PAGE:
In 2001, Pier 1 earned $160 million pre-tax profit.
In 2002, Pier 1 earned $206 million pre-tax profit.
In 2003, Pier 1 earned $187 million pre-tax profit.
In 2004, Pier 1 earned $99 million pre-tax profit.
In 2005, Pier 1 lost $42 million, pre-tax.
In 2006, Pier 1 has lost nearly $100 million, pre-tax, through six months.
The two articles paint a grim story for this business. Back in the first quarter SEC filing, management issues several interesting statements. Because Pier 1 is being attacked on the low end by brands like Target and Wal-Mart, and is being attacked on the high-end by brands like Williams Sonoma, management elected to try to move the brand out of the mid-market area, electing to compete with higher-end retailers.
Management invested a lot of money attempting to reposition Pier 1. After seeing the initial response to this repositioning, management quickly changed course, publicly stating it was retreating back to the mid-market niche it owned just five years ago. Management noted that traffic suffered, and that they alienated their core customer by attempting to attract younger customers during the summer months.
So all of the "brand building", advertising, prospecting, repositioning, change in merchandise assortment, and whatever else management tried was thrown out after a quarter of very poor results.
There are many lessons embedded in this sad story.
First, I question whether management had the right data to make the decisions they made. Marketing pundits and consultants will provide compelling arguments to management to make significant changes in marketing strategy and target audience, using competitive research, focus groups, and surveys to chart a future course of action. Pundits frequently fail to analyze internal customer data, data that would indicate how terribly hard it is to flip a brand in a short period of time.
Database Marketers know that existing customers significantly outspend new customers. Let's assume that Pier 1 had 4,000,000 twelve-month buyers in 2005, generating $1.78 billion in net sales. Let's also assume the following:
- Half of these customers will normally repurchase in the next twelve months, spending $600 per repurchaser.
- Pier 1 acquires or reactivates 2,021,053 customers per year, each one spending $285.
If marketing pundits and consultants suggest that Pier 1 move up-market, in order to avoid competition with Target and Wal-Mart, then it is likely that Pier 1 will alienate some of its core customers. If core customers are alienated, then in order to increase total sales, Pier 1 must greatly accelerate customer acquisition to make up for the loss of existing customers.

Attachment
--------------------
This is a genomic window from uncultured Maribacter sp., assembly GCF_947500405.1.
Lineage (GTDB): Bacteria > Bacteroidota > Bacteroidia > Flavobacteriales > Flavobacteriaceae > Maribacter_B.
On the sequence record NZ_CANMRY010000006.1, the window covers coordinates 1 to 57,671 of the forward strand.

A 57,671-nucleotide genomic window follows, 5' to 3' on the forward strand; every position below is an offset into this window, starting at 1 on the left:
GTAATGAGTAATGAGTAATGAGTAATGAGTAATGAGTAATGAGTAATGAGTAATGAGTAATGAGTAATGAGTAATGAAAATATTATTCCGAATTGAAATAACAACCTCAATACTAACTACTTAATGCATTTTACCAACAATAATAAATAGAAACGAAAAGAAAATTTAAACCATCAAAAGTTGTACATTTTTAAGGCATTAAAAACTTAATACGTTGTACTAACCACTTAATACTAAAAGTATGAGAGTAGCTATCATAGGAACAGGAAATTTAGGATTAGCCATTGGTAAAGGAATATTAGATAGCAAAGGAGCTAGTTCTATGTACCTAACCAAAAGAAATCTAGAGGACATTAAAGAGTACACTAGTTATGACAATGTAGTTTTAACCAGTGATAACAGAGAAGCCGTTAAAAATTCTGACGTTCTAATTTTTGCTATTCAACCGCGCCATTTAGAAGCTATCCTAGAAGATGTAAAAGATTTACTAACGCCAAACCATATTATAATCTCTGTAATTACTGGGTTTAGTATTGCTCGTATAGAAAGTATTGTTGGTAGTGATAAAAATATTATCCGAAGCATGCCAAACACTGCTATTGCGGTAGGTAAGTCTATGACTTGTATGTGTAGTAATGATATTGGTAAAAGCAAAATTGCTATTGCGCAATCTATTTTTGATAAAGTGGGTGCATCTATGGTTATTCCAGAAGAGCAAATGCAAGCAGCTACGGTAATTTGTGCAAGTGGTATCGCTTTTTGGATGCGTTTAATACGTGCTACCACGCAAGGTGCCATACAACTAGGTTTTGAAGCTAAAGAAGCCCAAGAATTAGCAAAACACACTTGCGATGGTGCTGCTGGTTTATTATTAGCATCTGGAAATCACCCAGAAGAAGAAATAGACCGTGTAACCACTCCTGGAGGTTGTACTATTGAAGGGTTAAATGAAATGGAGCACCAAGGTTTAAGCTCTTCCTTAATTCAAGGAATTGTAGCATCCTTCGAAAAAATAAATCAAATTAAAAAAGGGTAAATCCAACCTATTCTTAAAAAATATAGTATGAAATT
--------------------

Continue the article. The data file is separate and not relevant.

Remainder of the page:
Assume that the annual repurchase rate decreases from fifty percent to forty-five percent, due to the change in market positioning. In other words, ten percent of Pier 1 customers will be alienated by the change in merchandising strategy.
- 4,000,000 customers * 45% repurchase rate * $600 per repurchaser = $1,080,000,000 net sales.
This is the piece of the puzzle that marketing pundits and consultants so often miss. No focus group of nine individuals can possibly help you understand that you must ramp-up customer acquisition by this magnitude, just to keep sales flat. No amount of management consultant marketing-speak can ready management for the challenging reality they face.
It is the responsibility of Database Marketers to develop simulations, and effectively communicate the results of the simulations to management, so that management can make educated decisions about the strategic direction of their business. I am willing to bet that Pier 1 management did not have access to the simple math illustrated in this article.
In no way am I advocating that Pier 1 should have stayed the course. I am advocating that Pier 1 should have utilized customer purchase information and simulations to make educated decisions. Had they utilized customer data correctly, they may have realized how challenging their turnaround would truly be, and may not have elected to immediately retreat back to a mid-market strategy.
From this point forward, Pier 1 must execute a brilliant merchandising strategy that brings customers back into the store, or heavily invest in acquiring new customers who accept the merchandise Pier 1 offers. The latter is very difficult to pull off.
I hope this helps explain why customer analysis, database marketing, and simulations are such an important part of the strategic decision-making process.